Once again, the United States and its allies are engaged in waging a campaign of airstrikes in the Middle East. A coalition has assembled to fight the Islamic State; this coalition comprises not only Western states like the United States, the United Kingdom, and Australia, but also Middle Eastern states—notably Jordan, the United Arab Emirates, and Saudi Arabia. But past events have also shown the danger of external intervention without a clear strategy. Conveniently, two air campaigns, the 2001 Battle for Tora Bora and the 2011 air campaign over Libya, provide lessons for how the United States and its allies ought to move forward in the campaign. Ultimately, these lessons point to one conclusion: for these airstrikes to have a serious impact, Turkey needs to join the coalition against the Islamic State.
The first instance from which we can draw lessons is the American-led offensive at Tora Bora in 2001. Occurring before large numbers of American troops hit the ground, the goal of this offensive was to capture or kill the large number of Taliban and Al Qaeda militants (most notably Osama bin Laden) who had ensconced themselves in a high altitude system of fortified caves mere miles from the Pakistani border. Small numbers (under 100) of US Special Forces moved into the mountain range ahead of roughly 2000 Afghan militiamen under the pay of the United States. These US Special Forces called in massive airstrikes to the fortified caves and bunkers at Tora Bora—including a 15,000 lb. bomb so big that it had to be pushed out of the back of a C-130 cargo plane—in advance of the system being stormed by the more numerous Afghan militias. In the aftermath of the battle however, it became clear that the vast majority of the targeted militants, including the number one target Osama bin Laden, had escaped via mountain passes over the border into neighbouring Pakistani tribal regions.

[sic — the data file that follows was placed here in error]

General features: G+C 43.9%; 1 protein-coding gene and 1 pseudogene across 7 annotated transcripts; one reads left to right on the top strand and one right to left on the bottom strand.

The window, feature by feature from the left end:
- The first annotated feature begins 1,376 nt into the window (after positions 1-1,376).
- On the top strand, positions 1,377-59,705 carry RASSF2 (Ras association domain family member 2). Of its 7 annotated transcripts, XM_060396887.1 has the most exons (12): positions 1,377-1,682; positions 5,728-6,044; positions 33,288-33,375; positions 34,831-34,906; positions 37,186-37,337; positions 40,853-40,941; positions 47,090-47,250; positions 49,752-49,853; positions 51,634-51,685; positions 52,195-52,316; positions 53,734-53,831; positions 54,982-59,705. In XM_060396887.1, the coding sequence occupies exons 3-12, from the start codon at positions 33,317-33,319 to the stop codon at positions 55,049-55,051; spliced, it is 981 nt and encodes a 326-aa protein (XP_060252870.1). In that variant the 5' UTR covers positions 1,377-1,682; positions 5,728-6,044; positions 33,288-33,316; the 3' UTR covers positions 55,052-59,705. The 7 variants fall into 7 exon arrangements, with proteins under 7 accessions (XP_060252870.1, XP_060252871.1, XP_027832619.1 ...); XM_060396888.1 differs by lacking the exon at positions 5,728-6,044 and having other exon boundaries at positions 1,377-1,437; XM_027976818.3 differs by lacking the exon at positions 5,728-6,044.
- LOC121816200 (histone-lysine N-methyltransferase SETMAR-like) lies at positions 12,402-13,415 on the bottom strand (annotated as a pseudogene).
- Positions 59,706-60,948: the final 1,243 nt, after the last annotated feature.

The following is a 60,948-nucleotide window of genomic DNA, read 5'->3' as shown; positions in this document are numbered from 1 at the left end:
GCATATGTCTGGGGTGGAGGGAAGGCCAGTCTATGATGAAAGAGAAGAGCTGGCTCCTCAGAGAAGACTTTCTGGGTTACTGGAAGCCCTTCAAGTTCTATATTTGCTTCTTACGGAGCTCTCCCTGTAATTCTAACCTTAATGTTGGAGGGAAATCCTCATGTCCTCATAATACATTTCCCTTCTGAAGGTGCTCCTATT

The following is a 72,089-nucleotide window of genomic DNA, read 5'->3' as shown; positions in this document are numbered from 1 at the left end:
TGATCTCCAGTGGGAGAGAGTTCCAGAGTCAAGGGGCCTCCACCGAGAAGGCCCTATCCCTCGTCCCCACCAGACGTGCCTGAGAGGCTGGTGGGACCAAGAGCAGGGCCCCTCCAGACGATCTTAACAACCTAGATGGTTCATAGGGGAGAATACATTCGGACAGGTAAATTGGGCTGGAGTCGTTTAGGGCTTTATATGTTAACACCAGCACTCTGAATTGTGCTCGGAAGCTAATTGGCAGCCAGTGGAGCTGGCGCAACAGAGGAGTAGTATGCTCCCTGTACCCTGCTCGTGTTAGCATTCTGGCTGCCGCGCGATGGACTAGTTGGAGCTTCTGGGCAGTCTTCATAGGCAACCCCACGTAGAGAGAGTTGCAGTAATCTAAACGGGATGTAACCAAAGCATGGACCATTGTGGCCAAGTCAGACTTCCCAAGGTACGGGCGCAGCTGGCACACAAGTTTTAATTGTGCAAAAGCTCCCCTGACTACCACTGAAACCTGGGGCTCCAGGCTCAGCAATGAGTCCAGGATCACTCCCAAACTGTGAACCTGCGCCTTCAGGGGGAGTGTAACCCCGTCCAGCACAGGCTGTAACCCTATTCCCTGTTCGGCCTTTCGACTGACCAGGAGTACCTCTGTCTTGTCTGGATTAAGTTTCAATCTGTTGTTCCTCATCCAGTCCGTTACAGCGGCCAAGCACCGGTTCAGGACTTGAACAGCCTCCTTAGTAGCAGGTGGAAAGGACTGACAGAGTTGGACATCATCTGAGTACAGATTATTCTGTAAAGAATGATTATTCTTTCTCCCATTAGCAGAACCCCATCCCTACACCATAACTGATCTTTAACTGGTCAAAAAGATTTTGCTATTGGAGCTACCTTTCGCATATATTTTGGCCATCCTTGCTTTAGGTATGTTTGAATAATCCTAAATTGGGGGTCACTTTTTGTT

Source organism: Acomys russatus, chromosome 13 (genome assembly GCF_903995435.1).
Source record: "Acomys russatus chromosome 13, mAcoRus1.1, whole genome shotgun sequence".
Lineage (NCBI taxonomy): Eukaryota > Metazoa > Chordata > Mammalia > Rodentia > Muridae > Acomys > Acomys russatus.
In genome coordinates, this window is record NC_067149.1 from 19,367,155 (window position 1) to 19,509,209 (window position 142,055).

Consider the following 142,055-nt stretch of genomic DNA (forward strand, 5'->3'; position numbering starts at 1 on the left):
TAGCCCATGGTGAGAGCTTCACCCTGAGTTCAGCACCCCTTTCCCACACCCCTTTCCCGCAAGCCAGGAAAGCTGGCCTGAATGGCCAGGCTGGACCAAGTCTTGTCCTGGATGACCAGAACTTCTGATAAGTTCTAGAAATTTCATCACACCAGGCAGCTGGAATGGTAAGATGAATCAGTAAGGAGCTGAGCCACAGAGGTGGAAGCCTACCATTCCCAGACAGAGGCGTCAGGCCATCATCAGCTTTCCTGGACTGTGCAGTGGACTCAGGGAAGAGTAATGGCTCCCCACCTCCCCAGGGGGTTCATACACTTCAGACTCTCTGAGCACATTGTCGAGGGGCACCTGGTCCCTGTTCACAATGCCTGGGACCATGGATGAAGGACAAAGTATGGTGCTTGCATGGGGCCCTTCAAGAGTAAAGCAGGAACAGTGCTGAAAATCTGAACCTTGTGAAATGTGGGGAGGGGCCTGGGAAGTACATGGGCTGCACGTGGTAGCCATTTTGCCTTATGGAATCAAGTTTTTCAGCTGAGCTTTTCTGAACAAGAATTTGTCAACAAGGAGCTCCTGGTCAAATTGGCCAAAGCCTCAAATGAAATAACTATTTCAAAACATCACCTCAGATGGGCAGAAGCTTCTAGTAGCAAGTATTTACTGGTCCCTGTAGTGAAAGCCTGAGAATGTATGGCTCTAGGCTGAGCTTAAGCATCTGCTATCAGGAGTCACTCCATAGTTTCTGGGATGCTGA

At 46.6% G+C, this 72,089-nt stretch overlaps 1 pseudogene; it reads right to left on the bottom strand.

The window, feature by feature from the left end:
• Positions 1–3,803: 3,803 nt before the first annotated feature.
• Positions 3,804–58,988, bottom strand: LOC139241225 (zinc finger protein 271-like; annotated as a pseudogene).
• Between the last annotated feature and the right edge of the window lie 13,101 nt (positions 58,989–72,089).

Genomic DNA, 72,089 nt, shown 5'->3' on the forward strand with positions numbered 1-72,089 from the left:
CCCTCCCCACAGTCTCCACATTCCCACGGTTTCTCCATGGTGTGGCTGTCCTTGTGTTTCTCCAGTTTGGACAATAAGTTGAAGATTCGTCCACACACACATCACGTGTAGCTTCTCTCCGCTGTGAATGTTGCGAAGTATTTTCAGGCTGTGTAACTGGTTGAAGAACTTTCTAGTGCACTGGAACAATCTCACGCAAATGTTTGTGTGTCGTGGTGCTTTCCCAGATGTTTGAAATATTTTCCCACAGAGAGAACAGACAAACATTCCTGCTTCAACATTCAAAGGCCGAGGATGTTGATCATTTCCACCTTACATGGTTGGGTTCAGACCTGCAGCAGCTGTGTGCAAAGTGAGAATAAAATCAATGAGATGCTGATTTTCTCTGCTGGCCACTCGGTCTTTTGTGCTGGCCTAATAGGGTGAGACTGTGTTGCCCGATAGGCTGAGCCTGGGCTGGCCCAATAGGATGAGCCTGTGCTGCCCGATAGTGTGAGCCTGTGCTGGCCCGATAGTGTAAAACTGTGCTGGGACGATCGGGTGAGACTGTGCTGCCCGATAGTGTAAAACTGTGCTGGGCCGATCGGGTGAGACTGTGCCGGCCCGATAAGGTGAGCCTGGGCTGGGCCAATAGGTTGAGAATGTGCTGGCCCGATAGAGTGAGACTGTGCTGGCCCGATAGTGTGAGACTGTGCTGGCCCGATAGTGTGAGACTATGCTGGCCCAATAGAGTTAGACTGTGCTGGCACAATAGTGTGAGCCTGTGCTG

This incident provides two lessons for current operations against the Islamic State. Firstly, it shows that whenever a target is located close to a border, that border must be sealed. At Tora Bora, Al Qaeda fighters were able to evade capture by sneaking across the border to Pakistan at night. This lesson is particularly relevant given recent fighting in the Syrian border town of Khobani, a stone’s throw away from Turkey. Islamic State fighters have encircled the town and while coalition forces have already stuck the militants; if the border is in any way porous then the militants will be able to melt into the Turkish countryside and avoid serious damage.